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Religious Freedom Bill passed in Missisippi.

Discussion in 'Religious Debates' started by Quatermass, Apr 5, 2014.

  1. Quatermass

    Quatermass Follower of Dagon

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    Mississippi Approves Religious Freedom Bill, Governor Signs It Into Law

    Sad but true news. I have a fist with Phil Bryant's name on it.

    I would put a sign up in my shop saying thus:

    [​IMG]


    Still. It's kind of ironic coming from a state with the highest percentage of downloads of gay pornography in the US.
     
    Last edited by a moderator: Apr 6, 2014
  2. Quintessence

    Quintessence The Elementalist Staff Member Premium Member

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    Druidic Witch
    The news article you posted is remarkable in its failure to actually describe what the law does. How about we have people look at the actual bill before making any assumptions about what it does or does not say and do. Here, I'll even make it easy for you guys:

    Oh, I'm sorry! I'm supposed to not think critically and have a knee-jerk "OMFGs HOW DARE THEY" reaction by listening to internet hearsay about what this law is and what it does. I shouldn't be looking at what the law actually says.

    And really, I shouldn't... that wasn't entirely sarcastic there. I don't have the legal expertise to make sense of it or fully understand how it would be implemented in practice. But I am certainly not going to base my assessment off a vague article from a news outlet of questionable reputation. Anybody around here have a law degree? Or a story from a reputable news outlet that covers it more appropriately? I think I've put in my homework contribution by finding the bill itself. :D
     
    dawny0826 likes this.
  3. Quatermass

    Quatermass Follower of Dagon

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    And this is a problem, since few people do. Legislators can make up laws that sound nice, and disguise its reality in legalese people either cannot understand or don't even bother to read.

    I'm not sure what passess for reputable over in The States of America: Miss. governor signs religious freedom bill; civil rights groups dismayed - latimes.com

    Mississippi religious freedom bill criticized as discriminatory

    Mississippi passes Arizona-style religious freedom bill


    Bryant signs controversial religious-freedom bill » Mississippi Business JournalMississippi Business Journal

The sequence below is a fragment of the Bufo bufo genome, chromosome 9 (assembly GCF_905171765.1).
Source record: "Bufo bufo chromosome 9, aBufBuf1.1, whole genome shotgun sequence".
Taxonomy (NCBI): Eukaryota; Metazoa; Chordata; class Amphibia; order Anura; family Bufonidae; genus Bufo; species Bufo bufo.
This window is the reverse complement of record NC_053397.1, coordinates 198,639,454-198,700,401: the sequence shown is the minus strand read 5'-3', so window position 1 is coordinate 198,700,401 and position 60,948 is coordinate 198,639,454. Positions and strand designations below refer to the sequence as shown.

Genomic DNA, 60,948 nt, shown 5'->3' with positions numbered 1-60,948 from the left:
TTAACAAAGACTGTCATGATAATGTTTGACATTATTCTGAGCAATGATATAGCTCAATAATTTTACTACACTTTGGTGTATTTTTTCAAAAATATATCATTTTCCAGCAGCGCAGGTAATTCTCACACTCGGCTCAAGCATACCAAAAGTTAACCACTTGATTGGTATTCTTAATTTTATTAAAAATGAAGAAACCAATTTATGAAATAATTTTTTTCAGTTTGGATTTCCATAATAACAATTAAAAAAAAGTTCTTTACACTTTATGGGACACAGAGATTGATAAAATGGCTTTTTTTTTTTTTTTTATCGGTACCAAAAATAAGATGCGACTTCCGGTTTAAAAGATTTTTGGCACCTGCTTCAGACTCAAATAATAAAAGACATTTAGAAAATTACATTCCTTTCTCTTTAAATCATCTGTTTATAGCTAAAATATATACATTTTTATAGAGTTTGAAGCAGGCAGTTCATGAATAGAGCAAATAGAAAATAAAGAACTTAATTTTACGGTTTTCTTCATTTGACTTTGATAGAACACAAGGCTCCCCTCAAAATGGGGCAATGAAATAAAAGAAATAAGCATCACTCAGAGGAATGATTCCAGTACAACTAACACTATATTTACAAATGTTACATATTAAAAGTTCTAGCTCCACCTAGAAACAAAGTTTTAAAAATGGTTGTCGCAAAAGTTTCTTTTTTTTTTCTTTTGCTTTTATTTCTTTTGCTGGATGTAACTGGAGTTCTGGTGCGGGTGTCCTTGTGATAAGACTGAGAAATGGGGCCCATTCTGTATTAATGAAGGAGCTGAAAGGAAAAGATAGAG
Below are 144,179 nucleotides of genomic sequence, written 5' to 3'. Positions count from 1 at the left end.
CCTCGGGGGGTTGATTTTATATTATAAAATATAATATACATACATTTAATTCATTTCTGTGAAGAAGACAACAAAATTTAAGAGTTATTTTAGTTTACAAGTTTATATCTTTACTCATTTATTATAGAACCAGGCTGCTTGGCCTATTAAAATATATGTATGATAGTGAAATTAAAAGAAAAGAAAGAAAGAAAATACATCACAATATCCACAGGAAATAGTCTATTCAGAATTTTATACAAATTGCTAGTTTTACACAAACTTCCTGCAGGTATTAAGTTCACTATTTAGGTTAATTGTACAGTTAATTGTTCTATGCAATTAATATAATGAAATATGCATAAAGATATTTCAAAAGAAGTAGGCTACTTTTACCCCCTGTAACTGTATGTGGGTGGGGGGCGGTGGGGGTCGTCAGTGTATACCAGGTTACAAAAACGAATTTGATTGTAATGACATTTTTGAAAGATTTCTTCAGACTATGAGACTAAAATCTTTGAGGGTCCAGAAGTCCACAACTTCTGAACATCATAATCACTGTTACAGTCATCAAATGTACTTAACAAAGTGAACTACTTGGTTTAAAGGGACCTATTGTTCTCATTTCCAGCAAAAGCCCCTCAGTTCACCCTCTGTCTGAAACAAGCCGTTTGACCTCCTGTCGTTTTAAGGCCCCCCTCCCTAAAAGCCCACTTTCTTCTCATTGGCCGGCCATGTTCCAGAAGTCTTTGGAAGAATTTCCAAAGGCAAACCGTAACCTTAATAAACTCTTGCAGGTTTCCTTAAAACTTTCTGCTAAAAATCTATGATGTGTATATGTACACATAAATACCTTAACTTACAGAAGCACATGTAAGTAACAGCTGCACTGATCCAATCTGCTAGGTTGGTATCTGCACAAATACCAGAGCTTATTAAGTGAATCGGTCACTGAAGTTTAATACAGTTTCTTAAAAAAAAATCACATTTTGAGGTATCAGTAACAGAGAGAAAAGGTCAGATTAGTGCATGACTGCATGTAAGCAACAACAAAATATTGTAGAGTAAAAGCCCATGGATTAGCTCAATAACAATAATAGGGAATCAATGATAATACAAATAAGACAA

Last edited: Apr 5, 2014
  4. Sunstone

    Sunstone De Diablo Del Fora Staff Member Premium Member

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    Religion:
    Erotic Dance
    I know just enough law to get the sense the bill is overturning at least some restrictions on people using a religious excuse to justify doing something. I could be wrong though. My family has a lot of lawyers in it, but I'm not one of them.
     
  5. Sleeppy

    Sleeppy Fatalist. Christian. Pacifist.

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    Vague. Seems like anarchy; everybody has their own religion, nowadays. Why is it that we use more words than necessary on these bills, without efficiently relaying its parameters? This made me more angry then the bill itself.
     
  6. nazz

    nazz Doubting Thomas

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    This libertarian is cheering ;)
     
    Last edited by a moderator: Apr 6, 2014
  7. The Doors of Perception

    The Doors of Perception New Member

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    If it's the same as what AZ tried to pass then I'm glad it was passed. The only reason AZ vetoed was because of the NFL. Note I am assuming it is a similar bill, but the US is not a place to play favorites. If we are a free country how can we possibly be against a right to discriminate? We can frown upon discrimination but not the right to practice it. I've noticed the most people who've been fighting or equal rights all of a sudden freak out with bills like this that say those that disagree with them should have lesser rights. Again, assuming the bills are similar (they seem it), the OP may be happier somewhere in the Mid East?
     
    dawny0826 likes this.
  8. Quatermass

    Quatermass Follower of Dagon

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    1952 called. They want their myopic view of the world back.
     
  9. The Doors of Perception

    The Doors of Perception New Member

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    Yup, straw men just like in AZ. Someone who believes that not forcing Jews to serve neo-Nazis and Jim crow laws are similar in any way can't possibly have anything to say that's worth listening to.
     
  10. Quatermass

    Quatermass Follower of Dagon

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    Excuse me...are you from the past? Because in the 21st Century we learned that discrimination is the antithesis of the American Constitution. But that aside, you are not a free country. Freedom has never existed anywhere in the world that we know of yet. All you have is a certain range of permitted behaviour and in some parts of the world this is greater than in others. If an Arab came to America with 6 of his wives, he would not be allowed entry to the country because American Law states a man shall have only one wife. Well that's not freedom. But this bill isn't about freedom, it's about misappropriating the word 'freedom' to meet other agendas which are far more totalitarian.
     
  11. Shadow Wolf

    Shadow Wolf Living Dead Girl

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    Religion:
    Ask me when I'm dead.
    That was the impression I got from reading it.